John Michael Dunn b. 21 JUN 1831, County Sligo, Ireland, occupation Gardener, m. 13 MAY 1860, in Meehan's Settlement, Il, Catherine "Kate" Lavin, b. 4 JUN 1841, Lake Bluff, IL, (daughter of Owen Lavin and Catherine Carney) d. 9 APR 1920, Lake Forest, IL. John died 25 AUG 1921, Lake Forest, IL. The son of Michael Dunn and Annie Mulligan, both of County Sligo, John emigrated to the United States in 1848 at the age of 17. The Dunns had not been in Sligo long, having been driven there from elsewhere in Ireland. The story of John's trip to America has two versions. Margaret Lane heard that he had been sent to the seminary in Dublin, Ireland and ran away from there. Margaret and Mary Rudd heard that he was supposed to drive some cattle to market and used the money to pay his way to America After his arrival he got a job and sent the money back to his father in Ireland. He had one sister Nora who came to America but returned to Ireland. He lived in Canada about three years before coming to Illinois in 1855. On May 9, 1860, he was married to Catherine Lavin by Father J. Coyle in St. Michael's Church in Meehan's Settlement, Ill. At the time it was a log cabin. Shortly after his marriage he went to New Orleans where he was the foreman on a plantation. He worked for a wealthy catholic family named Haley. John was foreman of slaves on this cotton plantation. When his son Ed was born he came back for a visit and when his son John (Jack) was born he came back for good. About his time the Civil War was beginning and he returned to Canada twice to avoid the draft. John Dunn was a gardener, working for Enos Wacker, owner of one of the many estates in the area. The estates of the meat packing families, the Armours, Swifts, and Cudahys were in Lake Forest. Mr. Wacker gave John Dunn with a barrel of flour at Christmas time for two years after he retired. John died of chronic nephritis. He and his wife Catherine Lavin Dunn had 13 children. The Dunn family in Lake Forest is sizable, and has been for 60 years. Apparently it was said that there were really only two families in Lake Forest, the Dunns and the Baldwins, and everyone was related to at least one. The family has a tradition of working as police officers with a former captain, a former lieutenant, a current lieutenant, and at least one other current officer. Catherine was born in a log cabin on Green Bay Road, which at the time was called Indian Trail. This is now part of Lake Bluff. Catherine died of gangrene of the right foot caused by diabetes. Her left leg had been amputated some time previously because of gangrene. According to her obituary, at the time of her death she had 56 grandchildren and 37 great grandchildren. The tradition of her personality that has been passed down is that she was a tough, no-nonsense Irishwoman.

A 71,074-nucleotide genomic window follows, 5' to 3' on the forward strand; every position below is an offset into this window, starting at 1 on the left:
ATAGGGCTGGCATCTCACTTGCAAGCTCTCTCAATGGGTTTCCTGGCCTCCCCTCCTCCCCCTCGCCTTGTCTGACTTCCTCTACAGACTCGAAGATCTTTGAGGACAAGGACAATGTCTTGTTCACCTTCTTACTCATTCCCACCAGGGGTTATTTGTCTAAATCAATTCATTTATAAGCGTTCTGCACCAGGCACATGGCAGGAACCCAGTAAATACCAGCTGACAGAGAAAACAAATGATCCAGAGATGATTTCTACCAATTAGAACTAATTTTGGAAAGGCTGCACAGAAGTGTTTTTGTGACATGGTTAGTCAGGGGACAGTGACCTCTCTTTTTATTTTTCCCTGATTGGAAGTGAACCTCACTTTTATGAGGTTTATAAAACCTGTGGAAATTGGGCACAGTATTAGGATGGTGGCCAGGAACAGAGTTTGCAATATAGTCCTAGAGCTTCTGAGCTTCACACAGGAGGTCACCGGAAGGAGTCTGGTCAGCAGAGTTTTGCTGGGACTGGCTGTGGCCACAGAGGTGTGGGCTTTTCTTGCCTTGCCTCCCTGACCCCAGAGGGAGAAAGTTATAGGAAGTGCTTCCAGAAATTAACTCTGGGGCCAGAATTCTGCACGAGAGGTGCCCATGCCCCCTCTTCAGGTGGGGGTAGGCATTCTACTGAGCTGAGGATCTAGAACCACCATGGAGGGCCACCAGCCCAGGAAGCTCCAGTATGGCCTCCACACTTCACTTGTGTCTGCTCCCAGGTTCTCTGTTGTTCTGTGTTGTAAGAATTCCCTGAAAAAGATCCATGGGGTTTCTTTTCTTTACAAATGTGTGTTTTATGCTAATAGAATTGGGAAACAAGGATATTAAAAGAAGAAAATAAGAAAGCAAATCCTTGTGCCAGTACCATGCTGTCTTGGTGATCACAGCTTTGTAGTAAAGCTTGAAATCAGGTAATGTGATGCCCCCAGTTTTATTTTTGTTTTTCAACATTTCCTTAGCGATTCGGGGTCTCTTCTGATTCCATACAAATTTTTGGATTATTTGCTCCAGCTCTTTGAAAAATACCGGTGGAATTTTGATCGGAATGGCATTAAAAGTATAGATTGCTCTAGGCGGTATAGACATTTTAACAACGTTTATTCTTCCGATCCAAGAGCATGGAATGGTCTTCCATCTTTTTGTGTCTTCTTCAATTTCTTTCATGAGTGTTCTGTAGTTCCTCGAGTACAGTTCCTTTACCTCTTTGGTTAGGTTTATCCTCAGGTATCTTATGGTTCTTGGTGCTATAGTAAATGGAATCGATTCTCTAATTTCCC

I. Edward James Dunn b. 8 FEB 1861, Lake Forest, IL, Bapt: St. Mary's, Lake Forest IL, occupation Sheriff & Auctioneer, m. 11 OCT 1888, in Watertown, SD, Julia Amanda Parker, b. 7 MAR 1864, Delevan, Wisc, (daughter of Elijah Thomas Parker and Bridget Anne Cavanaugh) d. 11 AUG 1954, Milbank, SD. Edward died 17 APR 1939, Bryant, Hamlin, SD. Edward J. Dunn arrived in Dakota Territory in 1881 when he homesteaded near Willow Lake. After staking his claim, Edward Dunn went to St. Louis, where he was a conductor on a street car. He returned to Dakota Territory in 1883, and farmed until 1887 when he traded his farm for a livery stable in Bryant, SD. Ed was the town marshall of Bryant for a while and later the Hamlin County sheriff and the postmaster of Bryant. He spent 35 years working as an auctioneer. In addition to his law enforcement positions, he served as an alderman and president of the school board.